Sinking in Pelican Bay
“It was a dark and stormy night,” as the old stories used to begin. But this was not a story; this was true—and in our modern times—and in “Pelican Bay,” not far away. It was about 10:30 at night when a towboat crew reported to the Coast Guard that they had found a capsized dinghy floating in the bay. There was clothing and other debris floating, and they knew there was something wrong.
Nearing the site, the Coast Guard found another boat, a sailboat, also sinking. This boat held a survivor, Jean-Francois Duplaa, the owner of both boats, still clinging to the mast. As he struggled to climb the wet and slippery mast, four- and five-foot waves continually crashed down on him. A very little more would wash him away.
>No time was wasted! The Coast Guard radioed for a helicopter and a rescue swimmer, Petty Officer First Class Curt Rohrich. He quickly fastened the harness from the helicopter to the struggling man, wrapped his arms around him, and they were hoisted into the helicopter together. The rescued man was taken into a hospital for evaluation. A happy ending to an unexpected adventure! The sailor’s life was saved, and even the sailboat may be salvaged.
It could easily have ended so differently. What if there had been no Coast Guard crew? no rescue swimmer? no helicopter? What if all his struggles to climb ended with him alone on the “dark and stormy” water? There would have been no hope for him when the mast slipped under the waves. No help, no hope—even if he reached the very top of the sinking mast. No matter what his efforts to save himself, he soon would have vanished beneath the tossing, tumbling water. What a tragedy for him!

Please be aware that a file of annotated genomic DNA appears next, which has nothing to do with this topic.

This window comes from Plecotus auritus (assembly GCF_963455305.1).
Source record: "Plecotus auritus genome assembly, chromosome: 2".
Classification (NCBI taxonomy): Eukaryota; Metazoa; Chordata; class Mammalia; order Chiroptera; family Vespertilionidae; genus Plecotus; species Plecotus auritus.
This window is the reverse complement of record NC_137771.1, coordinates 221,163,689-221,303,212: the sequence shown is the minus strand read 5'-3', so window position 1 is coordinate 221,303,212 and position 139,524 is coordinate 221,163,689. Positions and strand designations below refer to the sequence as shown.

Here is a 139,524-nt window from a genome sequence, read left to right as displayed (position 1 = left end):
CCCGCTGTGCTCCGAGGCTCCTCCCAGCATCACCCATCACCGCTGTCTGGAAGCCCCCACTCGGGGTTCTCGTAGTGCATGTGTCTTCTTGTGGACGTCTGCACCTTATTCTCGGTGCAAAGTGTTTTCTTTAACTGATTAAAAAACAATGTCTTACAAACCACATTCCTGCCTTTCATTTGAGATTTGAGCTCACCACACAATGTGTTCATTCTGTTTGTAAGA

If we only look around, we can see the same story being reenacted in many, many ways. So many of life’s sailors are really struggling to “climb the mast” and reach a higher level of “goodness” to get to heaven. But if the ship is sinking, what will the effort be worth? Help and rescue must come from above, from One who is able to save you from Hell. The Lord Jesus Christ is One—the only One—who came all the way from heaven at immense cost and suffering to Himself, to lift us up to heaven and out of the deadly waters. You have probably heard about Him for years, but you must accept His salvation so freely offered, “For by grace are ye saved through faith; and that not of yourselves: it is the gift of God: not of works, lest any man should boast” (Ephesians 2:8,9). Please do not reject this offer of salvation “Believe on the Lord Jesus Christ, and you will be saved” (Acts 16:31).